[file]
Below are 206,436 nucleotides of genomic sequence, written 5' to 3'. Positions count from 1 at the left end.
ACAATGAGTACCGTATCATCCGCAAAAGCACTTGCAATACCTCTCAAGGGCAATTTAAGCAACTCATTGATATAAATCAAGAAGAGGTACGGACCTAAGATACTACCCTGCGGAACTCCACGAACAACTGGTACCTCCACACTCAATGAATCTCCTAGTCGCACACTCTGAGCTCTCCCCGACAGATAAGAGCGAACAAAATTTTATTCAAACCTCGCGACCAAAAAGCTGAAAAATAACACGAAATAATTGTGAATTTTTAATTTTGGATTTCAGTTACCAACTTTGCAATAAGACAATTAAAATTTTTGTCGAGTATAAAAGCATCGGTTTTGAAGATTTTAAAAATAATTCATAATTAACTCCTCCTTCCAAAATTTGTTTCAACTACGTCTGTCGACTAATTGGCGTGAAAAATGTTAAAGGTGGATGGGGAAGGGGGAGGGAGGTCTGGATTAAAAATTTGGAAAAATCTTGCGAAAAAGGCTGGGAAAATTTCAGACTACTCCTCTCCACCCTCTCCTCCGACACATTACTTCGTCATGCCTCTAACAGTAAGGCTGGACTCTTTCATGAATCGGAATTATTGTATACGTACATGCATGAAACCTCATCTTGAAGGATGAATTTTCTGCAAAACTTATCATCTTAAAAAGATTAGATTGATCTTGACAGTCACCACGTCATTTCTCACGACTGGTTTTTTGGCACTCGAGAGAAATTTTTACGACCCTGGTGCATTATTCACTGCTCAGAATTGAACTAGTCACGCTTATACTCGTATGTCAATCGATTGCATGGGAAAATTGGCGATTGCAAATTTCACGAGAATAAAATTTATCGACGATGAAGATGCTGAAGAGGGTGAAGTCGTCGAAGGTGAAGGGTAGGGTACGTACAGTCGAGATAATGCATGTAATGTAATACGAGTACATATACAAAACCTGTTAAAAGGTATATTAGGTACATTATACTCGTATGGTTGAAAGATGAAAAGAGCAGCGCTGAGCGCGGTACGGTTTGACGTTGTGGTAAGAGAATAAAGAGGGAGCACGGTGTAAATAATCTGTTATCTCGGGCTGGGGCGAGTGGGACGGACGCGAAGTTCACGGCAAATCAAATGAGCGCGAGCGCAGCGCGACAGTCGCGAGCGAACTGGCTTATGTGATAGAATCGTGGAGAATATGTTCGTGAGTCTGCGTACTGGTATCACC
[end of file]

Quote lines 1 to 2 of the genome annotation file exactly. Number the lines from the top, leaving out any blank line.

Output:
Below are 206,436 nucleotides of genomic sequence, written 5' to 3'. Positions count from 1 at the left end.
ACAATGAGTACCGTATCATCCGCAAAAGCACTTGCAATACCTCTCAAGGGCAATTTAAGCAACTCATTGATATAAATCAAGAAGAGGTACGGACCTAAGATACTACCCTGCGGAACTCCACGAACAACTGGTACCTCCACACTCAATGAATCTCCTAGTCGCACACTCTGAGCTCTCCCCGACAGATAAGAGCGAACAAAATTTTATTCAAACCTCGCGACCAAAAAGCTGAAAAATAACACGAAATAATTGTGAATTTTTAATTTTGGATTTCAGTTACCAACTTTGCAATAAGACAATTAAAATTTTTGTCGAGTATAAAAGCATCGGTTTTGAAGATTTTAAAAATAATTCATAATTAACTCCTCCTTCCAAAATTTGTTTCAACTACGTCTGTCGACTAATTGGCGTGAAAAATGTTAAAGGTGGATGGGGAAGGGGGAGGGAGGTCTGGATTAAAAATTTGGAAAAATCTTGCGAAAAAGGCTGGGAAAATTTCAGACTACTCCTCTCCACCCTCTCCTCCGACACATTACTTCGTCATGCCTCTAACAGTAAGGCTGGACTCTTTCATGAATCGGAATTATTGTATACGTACATGCATGAAACCTCATCTTGAAGGATGAATTTTCTGCAAAACTTATCATCTTAAAAAGATTAGATTGATCTTGACAGTCACCACGTCATTTCTCACGACTGGTTTTTTGGCACTCGAGAGAAATTTTTACGACCCTGGTGCATTATTCACTGCTCAGAATTGAACTAGTCACGCTTATACTCGTATGTCAATCGATTGCATGGGAAAATTGGCGATTGCAAATTTCACGAGAATAAAATTTATCGACGATGAAGATGCTGAAGAGGGTGAAGTCGTCGAAGGTGAAGGGTAGGGTACGTACAGTCGAGATAATGCATGTAATGTAATACGAGTACATATACAAAACCTGTTAAAAGGTATATTAGGTACATTATACTCGTATGGTTGAAAGATGAAAAGAGCAGCGCTGAGCGCGGTACGGTTTGACGTTGTGGTAAGAGAATAAAGAGGGAGCACGGTGTAAATAATCTGTTATCTCGGGCTGGGGCGAGTGGGACGGACGCGAAGTTCACGGCAAATCAAATGAGCGCGAGCGCAGCGCGACAGTCGCGAGCGAACTGGCTTATGTGATAGAATCGTGGAGAATATGTTCGTGAGTCTGCGTACTGGTATCACC